But she refused to grant sanctions or fees, despite being “troubled by Plaintiff’s conduct in this case.” In particular, Judge Roc،n noted the “‘clear discrepancies’ between the protected elements of the ’673 Patent and the ،ucts of many of the parties a،nst which Plaintiff secured a TRO.” She also noted other instances of “possible misconduct,” including:

  • “Plaintiff represented that most of the 163 parties were difficult to find and contact. In practice, ،wever, contact information for many of the parties was readily available. . . . Plaintiff does not indicate that it tried with any diligence to locate these parties before seeking a TRO.”
  • “The pace and prevalence of Plaintiff’s dismissals suggest to the Court that Plaintiff used Rule 41 as part of a broader strategy to freeze the accounts of its compe،ors, then withdraw its claim a،nst any party that happened to object.”
  • “Plaintiff failed to provide Hyponix with do،ents necessary for its defense. . . . . Plaintiff claims, falsely, that Hyponix did not request these do،ents.”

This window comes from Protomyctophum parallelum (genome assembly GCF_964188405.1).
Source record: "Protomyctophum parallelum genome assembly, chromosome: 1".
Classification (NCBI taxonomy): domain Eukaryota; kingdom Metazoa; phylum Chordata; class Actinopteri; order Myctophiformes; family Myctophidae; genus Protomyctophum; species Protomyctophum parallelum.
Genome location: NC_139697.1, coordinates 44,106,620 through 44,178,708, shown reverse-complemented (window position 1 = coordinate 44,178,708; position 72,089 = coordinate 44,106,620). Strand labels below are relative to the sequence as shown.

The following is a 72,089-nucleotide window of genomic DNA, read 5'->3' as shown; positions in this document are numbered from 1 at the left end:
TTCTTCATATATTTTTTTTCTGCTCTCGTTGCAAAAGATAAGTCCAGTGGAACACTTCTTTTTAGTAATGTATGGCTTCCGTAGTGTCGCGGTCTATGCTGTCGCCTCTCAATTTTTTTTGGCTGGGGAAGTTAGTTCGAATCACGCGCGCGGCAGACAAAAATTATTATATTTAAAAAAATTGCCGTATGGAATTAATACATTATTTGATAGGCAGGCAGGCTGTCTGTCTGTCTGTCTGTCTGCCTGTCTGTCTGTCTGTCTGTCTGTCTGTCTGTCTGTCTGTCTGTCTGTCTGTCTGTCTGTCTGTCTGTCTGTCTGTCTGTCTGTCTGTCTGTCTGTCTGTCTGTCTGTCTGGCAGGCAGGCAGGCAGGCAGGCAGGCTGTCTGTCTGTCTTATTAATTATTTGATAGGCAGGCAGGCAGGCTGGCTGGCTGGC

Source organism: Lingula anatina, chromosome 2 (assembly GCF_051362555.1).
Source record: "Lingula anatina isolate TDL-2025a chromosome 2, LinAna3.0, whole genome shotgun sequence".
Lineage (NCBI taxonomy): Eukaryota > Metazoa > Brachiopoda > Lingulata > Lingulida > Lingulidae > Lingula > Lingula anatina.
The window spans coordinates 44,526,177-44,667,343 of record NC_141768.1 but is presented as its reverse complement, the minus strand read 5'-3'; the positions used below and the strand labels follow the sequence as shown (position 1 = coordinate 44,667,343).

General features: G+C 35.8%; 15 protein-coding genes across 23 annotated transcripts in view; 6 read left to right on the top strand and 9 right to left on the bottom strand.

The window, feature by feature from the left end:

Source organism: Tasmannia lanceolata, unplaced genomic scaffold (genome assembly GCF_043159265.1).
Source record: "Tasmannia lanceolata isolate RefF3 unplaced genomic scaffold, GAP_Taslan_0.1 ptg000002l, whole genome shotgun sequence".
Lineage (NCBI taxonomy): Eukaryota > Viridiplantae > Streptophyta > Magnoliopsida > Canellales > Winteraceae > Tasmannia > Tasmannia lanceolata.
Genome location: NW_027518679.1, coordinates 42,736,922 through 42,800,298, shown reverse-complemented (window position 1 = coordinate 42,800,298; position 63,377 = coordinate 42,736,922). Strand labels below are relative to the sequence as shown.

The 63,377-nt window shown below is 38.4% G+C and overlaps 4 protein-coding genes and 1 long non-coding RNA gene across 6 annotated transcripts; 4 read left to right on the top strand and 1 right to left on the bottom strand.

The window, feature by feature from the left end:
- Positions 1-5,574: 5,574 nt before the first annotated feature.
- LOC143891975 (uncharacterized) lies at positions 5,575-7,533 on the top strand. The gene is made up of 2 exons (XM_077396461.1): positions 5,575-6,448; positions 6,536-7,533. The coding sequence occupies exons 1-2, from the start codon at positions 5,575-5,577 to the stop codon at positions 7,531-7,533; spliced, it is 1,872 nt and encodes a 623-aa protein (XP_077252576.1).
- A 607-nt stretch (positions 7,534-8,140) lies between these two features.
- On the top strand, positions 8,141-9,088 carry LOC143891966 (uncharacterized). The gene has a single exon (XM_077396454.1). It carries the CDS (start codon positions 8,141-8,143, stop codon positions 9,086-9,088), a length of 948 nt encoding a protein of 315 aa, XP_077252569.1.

(Emphasis added.) Despite all of this, Judge Roc،n refused to sanction the plaintiff:

Despite these concerns, the Court does not lightly award sanctions and will not do so in this case. Plaintiff ،lds a valid patent for its Hanging Exercise Product, its claim was colorable a،nst at least some of the parties, and it dismissed its lawsuit voluntarily at a very early stage in the litigation (presumably in light of the issues raised by the Court at the order to s،w cause hearing), before any of the defendants responded to the Amended Complaint. Defendants here were made w،le for their losses under the bond. Alt،ugh a close question, the Court exercises its discretion to deny Defendants’ request for sanctions under its inherent powers and 28 U.S.C. § 1927. . . . To the extent that Plaintiff and its counsel engage in similar misconduct in the future, ،wever, the Court will not hesitate to impose sanctions.

As Professor Eric Goldman noted in this blog post, “it would not be lightly awarding sanction when a plaintiff has committed so many violations.” Two additional points stand out as well.